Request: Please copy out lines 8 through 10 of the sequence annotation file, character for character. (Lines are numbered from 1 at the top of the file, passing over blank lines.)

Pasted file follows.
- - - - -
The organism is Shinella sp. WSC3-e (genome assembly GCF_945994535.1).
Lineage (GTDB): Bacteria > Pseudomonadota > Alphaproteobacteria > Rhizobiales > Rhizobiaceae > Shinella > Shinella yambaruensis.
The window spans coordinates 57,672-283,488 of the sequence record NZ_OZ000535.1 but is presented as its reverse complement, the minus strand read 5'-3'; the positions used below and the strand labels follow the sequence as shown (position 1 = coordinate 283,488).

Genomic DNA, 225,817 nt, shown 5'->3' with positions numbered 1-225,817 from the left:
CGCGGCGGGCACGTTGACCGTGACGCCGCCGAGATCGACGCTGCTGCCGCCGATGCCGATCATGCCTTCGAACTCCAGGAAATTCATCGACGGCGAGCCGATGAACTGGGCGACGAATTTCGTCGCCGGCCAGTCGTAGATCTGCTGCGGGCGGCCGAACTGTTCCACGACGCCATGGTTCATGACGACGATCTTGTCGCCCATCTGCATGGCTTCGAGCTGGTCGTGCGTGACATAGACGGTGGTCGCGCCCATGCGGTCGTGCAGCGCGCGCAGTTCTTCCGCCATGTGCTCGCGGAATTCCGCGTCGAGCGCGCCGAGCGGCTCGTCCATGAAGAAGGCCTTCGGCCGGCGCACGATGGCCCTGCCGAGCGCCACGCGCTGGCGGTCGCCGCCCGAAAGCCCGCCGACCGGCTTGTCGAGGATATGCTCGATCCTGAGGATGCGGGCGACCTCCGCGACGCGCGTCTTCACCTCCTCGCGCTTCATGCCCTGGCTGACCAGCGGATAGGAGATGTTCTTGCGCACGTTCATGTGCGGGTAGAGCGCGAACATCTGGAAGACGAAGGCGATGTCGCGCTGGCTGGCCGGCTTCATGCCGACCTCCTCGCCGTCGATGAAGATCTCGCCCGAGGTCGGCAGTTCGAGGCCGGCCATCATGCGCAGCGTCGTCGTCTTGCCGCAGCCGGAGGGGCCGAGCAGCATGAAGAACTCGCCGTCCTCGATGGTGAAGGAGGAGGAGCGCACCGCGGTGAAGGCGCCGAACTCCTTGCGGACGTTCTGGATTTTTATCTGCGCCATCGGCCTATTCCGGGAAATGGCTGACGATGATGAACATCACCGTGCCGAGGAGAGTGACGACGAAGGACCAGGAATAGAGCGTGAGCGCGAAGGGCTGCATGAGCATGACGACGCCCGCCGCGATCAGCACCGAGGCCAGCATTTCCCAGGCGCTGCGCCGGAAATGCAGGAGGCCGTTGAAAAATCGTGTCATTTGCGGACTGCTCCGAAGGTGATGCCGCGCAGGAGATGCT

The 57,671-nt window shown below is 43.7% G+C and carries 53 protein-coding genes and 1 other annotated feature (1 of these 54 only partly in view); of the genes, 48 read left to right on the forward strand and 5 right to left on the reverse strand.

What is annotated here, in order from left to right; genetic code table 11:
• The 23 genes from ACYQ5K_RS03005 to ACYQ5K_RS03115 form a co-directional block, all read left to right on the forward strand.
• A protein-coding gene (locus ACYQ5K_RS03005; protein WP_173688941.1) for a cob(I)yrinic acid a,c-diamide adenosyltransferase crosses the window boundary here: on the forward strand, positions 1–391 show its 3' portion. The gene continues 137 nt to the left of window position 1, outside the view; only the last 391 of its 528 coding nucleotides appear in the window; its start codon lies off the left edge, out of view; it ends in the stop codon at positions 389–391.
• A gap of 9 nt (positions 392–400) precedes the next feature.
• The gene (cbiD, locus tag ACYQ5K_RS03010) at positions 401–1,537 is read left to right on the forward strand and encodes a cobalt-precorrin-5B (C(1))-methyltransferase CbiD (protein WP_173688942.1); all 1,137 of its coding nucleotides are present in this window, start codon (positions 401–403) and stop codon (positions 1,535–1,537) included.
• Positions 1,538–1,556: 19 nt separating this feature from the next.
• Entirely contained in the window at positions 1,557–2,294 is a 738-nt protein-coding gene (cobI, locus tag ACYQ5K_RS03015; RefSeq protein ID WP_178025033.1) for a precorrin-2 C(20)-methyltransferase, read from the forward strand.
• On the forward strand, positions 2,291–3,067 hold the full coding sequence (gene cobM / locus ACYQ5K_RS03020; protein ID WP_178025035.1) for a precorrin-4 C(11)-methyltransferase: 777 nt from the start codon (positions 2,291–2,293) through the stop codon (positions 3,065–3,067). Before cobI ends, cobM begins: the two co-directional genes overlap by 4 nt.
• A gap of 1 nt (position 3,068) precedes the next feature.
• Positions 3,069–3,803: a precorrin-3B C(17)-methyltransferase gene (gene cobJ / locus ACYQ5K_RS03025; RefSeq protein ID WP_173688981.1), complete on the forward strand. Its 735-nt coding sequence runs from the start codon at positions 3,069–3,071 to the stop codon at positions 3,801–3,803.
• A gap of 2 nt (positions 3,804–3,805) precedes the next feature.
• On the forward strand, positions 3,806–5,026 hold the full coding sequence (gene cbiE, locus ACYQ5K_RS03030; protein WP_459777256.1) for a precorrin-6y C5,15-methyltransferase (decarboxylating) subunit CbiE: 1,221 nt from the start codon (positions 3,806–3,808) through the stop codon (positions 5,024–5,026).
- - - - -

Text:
• The 23 genes from ACYQ5K_RS03005 to ACYQ5K_RS03115 form a co-directional block, all read left to right on the forward strand.
• A protein-coding gene (locus ACYQ5K_RS03005; protein WP_173688941.1) for a cob(I)yrinic acid a,c-diamide adenosyltransferase crosses the window boundary here: on the forward strand, positions 1–391 show its 3' portion. The gene continues 137 nt to the left of window position 1, outside the view; only the last 391 of its 528 coding nucleotides appear in the window; its start codon lies off the left edge, out of view; it ends in the stop codon at positions 389–391.
• A gap of 9 nt (positions 392–400) precedes the next feature.